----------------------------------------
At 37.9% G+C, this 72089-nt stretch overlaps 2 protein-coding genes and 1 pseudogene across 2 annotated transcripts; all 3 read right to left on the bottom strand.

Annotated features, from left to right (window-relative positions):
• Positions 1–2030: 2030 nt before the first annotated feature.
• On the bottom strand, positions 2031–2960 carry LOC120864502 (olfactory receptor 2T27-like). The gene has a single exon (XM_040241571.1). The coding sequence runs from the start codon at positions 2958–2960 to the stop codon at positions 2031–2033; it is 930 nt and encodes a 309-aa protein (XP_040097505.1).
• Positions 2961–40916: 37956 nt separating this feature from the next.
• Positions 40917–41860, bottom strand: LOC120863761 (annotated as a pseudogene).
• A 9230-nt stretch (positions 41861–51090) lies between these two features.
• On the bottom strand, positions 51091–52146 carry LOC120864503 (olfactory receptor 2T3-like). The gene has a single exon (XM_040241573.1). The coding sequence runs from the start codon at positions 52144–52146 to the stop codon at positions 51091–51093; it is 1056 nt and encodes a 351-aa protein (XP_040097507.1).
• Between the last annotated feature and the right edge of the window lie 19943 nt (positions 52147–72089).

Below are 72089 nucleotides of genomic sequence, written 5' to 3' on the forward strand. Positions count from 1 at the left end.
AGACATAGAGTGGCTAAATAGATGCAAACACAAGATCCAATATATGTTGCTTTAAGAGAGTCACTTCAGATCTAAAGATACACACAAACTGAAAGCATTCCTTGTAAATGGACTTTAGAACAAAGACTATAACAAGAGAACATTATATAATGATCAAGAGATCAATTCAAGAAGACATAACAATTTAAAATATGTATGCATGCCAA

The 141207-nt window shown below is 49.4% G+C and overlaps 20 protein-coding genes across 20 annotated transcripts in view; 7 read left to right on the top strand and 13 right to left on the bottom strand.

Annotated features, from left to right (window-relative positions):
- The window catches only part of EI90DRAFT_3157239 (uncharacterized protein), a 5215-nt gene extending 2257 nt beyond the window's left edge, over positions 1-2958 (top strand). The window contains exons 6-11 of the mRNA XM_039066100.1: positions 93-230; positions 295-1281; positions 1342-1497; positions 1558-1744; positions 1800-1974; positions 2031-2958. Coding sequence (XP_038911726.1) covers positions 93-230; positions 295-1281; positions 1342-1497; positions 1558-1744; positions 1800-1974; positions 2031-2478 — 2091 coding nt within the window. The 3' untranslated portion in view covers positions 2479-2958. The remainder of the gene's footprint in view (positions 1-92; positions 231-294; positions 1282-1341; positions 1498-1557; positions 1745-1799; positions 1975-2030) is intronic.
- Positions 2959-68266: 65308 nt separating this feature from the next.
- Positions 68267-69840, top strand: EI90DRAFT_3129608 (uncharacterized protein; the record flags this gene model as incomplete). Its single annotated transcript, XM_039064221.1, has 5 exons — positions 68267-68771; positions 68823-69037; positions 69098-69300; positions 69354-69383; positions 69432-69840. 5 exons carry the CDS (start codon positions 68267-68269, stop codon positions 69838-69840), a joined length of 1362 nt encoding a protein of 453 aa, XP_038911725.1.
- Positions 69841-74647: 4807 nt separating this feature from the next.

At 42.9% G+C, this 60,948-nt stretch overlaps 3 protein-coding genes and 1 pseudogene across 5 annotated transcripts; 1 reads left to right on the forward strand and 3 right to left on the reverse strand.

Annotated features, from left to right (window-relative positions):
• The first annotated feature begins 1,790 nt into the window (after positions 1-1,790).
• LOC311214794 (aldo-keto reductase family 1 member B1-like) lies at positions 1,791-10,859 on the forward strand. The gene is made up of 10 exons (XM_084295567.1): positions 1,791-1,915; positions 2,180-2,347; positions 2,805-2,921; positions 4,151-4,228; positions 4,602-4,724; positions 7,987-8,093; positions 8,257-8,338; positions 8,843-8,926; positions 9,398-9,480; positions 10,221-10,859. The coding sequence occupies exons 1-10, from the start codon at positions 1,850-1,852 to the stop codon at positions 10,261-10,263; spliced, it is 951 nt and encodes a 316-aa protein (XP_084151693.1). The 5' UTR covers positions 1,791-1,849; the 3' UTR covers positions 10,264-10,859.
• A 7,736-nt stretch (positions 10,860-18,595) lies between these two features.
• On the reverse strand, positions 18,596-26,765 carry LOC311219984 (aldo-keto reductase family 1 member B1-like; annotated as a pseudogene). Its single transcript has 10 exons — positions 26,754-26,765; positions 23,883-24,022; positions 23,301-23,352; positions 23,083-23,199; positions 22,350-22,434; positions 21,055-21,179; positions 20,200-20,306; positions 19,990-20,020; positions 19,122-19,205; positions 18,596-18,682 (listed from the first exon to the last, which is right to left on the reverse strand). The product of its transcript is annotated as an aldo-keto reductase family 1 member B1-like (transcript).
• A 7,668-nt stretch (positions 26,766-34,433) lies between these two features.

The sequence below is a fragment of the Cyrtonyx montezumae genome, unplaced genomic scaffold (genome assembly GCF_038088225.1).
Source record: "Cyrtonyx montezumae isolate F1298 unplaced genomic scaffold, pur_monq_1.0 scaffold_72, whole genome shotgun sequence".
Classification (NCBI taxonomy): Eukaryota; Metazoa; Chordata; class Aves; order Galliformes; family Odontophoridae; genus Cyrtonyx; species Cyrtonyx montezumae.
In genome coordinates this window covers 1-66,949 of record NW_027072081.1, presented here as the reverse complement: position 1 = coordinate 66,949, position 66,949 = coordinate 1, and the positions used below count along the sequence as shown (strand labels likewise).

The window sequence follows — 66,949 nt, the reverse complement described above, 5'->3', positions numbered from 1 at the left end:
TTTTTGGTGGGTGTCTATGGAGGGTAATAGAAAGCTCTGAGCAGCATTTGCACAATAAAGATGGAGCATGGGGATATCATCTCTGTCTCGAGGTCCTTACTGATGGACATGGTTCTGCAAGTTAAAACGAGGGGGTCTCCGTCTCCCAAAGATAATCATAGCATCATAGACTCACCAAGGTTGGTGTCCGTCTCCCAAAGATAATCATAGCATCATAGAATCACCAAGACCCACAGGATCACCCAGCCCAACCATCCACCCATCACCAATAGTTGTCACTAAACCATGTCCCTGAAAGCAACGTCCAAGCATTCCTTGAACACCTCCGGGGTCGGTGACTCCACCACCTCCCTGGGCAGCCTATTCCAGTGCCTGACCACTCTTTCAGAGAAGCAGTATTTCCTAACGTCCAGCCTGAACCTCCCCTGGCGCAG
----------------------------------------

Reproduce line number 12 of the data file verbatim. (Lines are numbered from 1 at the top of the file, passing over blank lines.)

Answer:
The 141207-nt window shown below is 49.4% G+C and overlaps 20 protein-coding genes across 20 annotated transcripts in view; 7 read left to right on the top strand and 13 right to left on the bottom strand.